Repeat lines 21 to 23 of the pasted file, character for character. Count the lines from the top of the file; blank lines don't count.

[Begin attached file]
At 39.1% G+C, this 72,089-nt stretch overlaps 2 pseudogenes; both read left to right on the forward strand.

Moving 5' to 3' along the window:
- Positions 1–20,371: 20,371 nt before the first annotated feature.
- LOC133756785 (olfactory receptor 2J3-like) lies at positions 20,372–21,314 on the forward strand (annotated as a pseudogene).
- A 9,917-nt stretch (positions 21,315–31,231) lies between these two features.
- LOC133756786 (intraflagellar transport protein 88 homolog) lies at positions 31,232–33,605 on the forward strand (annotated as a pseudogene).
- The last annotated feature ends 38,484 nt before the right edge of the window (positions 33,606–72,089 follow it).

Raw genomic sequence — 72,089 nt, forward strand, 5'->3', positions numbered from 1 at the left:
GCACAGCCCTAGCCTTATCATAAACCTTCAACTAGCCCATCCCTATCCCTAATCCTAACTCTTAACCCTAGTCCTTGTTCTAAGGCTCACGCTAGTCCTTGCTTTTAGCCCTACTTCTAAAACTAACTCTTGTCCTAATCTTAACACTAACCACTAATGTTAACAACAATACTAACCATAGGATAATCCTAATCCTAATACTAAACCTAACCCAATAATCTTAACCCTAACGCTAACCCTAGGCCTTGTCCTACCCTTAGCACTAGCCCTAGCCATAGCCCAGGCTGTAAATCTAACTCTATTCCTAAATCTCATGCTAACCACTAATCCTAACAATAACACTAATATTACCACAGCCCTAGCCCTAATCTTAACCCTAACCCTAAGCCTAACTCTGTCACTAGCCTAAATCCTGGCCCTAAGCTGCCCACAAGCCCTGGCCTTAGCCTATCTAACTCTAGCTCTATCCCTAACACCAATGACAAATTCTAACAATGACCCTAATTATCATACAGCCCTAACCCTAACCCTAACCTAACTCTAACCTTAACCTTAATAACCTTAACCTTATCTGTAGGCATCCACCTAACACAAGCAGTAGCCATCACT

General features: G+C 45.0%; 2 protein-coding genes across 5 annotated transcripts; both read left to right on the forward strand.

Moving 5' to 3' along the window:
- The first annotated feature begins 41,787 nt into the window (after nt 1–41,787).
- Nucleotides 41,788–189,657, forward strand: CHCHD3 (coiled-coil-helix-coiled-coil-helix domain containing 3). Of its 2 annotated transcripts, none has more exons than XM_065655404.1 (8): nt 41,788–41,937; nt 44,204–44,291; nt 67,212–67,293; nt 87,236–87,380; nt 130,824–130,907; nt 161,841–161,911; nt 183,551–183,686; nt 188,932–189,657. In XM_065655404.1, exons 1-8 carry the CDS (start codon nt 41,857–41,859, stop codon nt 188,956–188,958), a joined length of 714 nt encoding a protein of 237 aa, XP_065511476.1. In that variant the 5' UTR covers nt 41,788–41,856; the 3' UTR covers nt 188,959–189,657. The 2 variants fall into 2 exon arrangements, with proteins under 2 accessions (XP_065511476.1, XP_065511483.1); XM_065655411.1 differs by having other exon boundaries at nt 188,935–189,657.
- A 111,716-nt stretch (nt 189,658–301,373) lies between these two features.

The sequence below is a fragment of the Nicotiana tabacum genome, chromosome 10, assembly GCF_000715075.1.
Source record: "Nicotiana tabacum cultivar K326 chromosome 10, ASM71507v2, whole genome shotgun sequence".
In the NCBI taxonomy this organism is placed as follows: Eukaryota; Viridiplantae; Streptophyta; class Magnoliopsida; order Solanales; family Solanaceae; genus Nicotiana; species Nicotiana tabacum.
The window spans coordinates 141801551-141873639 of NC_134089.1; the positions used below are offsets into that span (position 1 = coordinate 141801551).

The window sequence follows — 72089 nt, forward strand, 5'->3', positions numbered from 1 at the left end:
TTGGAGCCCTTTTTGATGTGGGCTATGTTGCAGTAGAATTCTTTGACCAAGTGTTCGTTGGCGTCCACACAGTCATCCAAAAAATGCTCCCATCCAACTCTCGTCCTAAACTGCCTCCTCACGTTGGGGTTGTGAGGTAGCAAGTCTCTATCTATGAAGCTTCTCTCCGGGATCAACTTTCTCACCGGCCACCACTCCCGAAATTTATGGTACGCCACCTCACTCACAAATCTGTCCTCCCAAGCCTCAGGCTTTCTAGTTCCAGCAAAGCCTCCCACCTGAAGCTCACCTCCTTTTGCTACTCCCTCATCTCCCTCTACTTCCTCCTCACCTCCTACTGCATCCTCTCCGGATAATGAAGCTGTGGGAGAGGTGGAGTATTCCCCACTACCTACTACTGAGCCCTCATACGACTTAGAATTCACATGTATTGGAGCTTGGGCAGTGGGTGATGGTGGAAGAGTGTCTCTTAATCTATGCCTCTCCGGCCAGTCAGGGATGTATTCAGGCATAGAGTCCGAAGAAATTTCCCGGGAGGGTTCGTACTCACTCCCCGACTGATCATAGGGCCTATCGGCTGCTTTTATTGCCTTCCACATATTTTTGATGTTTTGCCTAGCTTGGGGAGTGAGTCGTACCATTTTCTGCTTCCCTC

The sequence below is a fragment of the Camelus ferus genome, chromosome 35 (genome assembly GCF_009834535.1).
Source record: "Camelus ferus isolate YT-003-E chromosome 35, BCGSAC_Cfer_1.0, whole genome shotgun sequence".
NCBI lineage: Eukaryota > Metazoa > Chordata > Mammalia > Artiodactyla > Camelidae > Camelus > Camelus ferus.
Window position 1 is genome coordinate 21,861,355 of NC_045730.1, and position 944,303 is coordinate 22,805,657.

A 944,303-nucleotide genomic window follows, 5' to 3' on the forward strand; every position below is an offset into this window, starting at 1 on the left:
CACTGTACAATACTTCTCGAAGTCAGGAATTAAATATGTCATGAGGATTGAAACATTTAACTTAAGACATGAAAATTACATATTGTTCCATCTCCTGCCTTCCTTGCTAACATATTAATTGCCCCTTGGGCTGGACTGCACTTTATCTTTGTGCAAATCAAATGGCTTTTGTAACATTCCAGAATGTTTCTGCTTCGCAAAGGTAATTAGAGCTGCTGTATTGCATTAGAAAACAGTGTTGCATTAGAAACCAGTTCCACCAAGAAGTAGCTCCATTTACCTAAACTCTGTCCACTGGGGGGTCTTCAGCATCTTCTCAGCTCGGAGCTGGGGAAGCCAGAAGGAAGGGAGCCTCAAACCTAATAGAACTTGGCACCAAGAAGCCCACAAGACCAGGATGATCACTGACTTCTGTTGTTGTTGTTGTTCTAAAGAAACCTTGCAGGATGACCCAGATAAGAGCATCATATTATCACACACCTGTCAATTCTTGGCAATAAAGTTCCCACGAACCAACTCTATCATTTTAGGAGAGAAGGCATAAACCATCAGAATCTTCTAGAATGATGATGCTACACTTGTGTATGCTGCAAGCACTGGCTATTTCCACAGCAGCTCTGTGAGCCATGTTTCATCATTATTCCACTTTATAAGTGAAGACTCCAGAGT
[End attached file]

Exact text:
The sequence below is a fragment of the Camelus ferus genome, chromosome 35 (genome assembly GCF_009834535.1).
Source record: "Camelus ferus isolate YT-003-E chromosome 35, BCGSAC_Cfer_1.0, whole genome shotgun sequence".
NCBI lineage: Eukaryota > Metazoa > Chordata > Mammalia > Artiodactyla > Camelidae > Camelus > Camelus ferus.